1. Our b/g twins are 2 1/2 years old and were 34 week preemies. THat was obviously a while ago, but they just got RSV and our son was hospitalized for 5 days with low oxygen saturation. They are saying this reaction to RSV, along with his eczema and seasonal allergies is looking a lot like asthma.

    Our daughter had a bad cough and that is it.

    I have to be honest that I freak out thinking how awful this would have been should he have had it as an infant.

    Just be there for your friend.

  2. My older son had RSV, at the advanced age of 3. At first I thought it was a very bad long lasting cold and he would get over it. That was my biggest rookie parent mistake. Maybe others can learn from it. He was showing symptoms of being lethargic, which turned out to be low oxygen, and this was discovered at the peds office. From there he went by ambulance to the hospital, where he stayed for 4 days on the nebulizer, isolated, while treated for this horrible RSV. Don’t play games with bad colds, and for sure I am WAY more quick to have my twins seen than I ever was as a rookie parent. If they show any lethargic behavior or rapid breathing with any cold, they must be seen right away.
    RSV is so scary! I would encourage your friend she can get through it , thank goodness for the nebulizer and other meds making that possible.

  3. Three letters put together that I hate. Last year my oldest son, 2.5 at the time came home with Croup, which turned into RSV for my twins, then 5 weeks old. Thankfully, they were not preemie and were pretty strong. However, my boy (also how I learned the term “wimpy boy syndrome”) contracted it the worst. I spent 9 days in pediatric ICU (PICU). It was terrible…Because we live in a smaller town, I’d taken my son to the closest ER. They knew immediately he needed to be hospitalized and transported us over an hour away via ambulance. Thankfully, I used to live in the town where the hospital was so I relied on friends to bring me clothes, use their shower, and moral support. I never heard of this disease until last Winter and it scarred me more than anything. Separated over a week from your family and one twin was so hard. My hubby couldn’t even visit for contamination, and because he had to keep watch over the other two kids. Thankfully everyone overcame it and with no lasting effects, but we don’t mess around with colds anymore either. RSV IS scary…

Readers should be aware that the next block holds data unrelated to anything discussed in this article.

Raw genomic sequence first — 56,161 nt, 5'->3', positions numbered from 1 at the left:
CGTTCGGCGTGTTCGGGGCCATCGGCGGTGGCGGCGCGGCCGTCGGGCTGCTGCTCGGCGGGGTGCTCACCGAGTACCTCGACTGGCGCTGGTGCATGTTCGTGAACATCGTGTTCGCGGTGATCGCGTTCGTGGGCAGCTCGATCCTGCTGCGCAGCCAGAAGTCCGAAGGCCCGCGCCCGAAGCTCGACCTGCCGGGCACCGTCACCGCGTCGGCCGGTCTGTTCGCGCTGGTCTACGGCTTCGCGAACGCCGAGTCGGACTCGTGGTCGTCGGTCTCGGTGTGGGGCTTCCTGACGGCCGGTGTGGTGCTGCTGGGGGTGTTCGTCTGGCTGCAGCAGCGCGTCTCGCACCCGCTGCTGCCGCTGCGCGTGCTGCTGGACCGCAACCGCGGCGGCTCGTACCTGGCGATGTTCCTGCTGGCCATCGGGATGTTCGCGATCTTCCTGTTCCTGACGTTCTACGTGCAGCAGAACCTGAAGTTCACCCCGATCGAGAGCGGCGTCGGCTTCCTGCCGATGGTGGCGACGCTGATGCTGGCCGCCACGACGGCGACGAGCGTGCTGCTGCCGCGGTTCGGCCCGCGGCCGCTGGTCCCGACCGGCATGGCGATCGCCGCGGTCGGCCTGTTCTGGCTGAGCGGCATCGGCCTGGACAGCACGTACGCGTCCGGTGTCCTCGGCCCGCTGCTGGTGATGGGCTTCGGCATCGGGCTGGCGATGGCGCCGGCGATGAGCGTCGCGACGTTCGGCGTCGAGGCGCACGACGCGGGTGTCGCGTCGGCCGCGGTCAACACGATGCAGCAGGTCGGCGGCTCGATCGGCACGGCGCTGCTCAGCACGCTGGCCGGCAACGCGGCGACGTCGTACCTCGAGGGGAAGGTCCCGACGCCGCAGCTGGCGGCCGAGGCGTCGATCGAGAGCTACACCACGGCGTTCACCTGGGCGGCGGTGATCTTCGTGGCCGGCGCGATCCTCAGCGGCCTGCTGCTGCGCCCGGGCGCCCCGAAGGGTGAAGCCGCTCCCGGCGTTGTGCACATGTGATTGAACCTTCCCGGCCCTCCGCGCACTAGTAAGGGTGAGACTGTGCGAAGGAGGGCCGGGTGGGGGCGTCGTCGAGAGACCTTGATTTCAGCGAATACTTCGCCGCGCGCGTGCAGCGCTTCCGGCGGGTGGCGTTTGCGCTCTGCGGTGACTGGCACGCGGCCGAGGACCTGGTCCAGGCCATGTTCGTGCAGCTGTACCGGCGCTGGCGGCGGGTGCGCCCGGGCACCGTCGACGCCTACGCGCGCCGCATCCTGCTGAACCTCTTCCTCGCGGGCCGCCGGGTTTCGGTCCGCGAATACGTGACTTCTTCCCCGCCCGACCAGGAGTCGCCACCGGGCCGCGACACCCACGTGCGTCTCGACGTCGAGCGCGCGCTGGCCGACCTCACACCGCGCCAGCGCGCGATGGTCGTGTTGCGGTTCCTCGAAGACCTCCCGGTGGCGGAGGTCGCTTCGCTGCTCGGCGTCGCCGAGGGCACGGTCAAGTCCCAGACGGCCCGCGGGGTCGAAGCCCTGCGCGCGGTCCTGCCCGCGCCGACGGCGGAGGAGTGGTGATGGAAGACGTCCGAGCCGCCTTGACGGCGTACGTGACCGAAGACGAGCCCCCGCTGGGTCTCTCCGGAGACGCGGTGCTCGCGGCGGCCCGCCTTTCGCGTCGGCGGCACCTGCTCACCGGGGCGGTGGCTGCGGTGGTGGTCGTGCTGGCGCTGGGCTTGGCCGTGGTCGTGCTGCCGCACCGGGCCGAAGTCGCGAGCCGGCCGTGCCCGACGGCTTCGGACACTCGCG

4. See, THIS is what people don’t understand about having preemies! Ours are 17 months now and their cousin (5 months old) currently has RSV. The parents were getting their feelings hurt because we wouldn’t even allow their older child anywhere near our twins. Apparently the baby just has the “bad cold” but they don’t understand that there can be (unseen) lasting effects of prematurity and the last people I am going to test that out on are my precious twins. And even if they hadn’t been preemies, I don’t want my kids getting RSV! Are you kidding me???

    As for your friend, I would try to take her some food if you are close enough. It meant so much to me when people brought me food when my girls were in the NICU. If you can’t do that, moral support. She’ll get through this.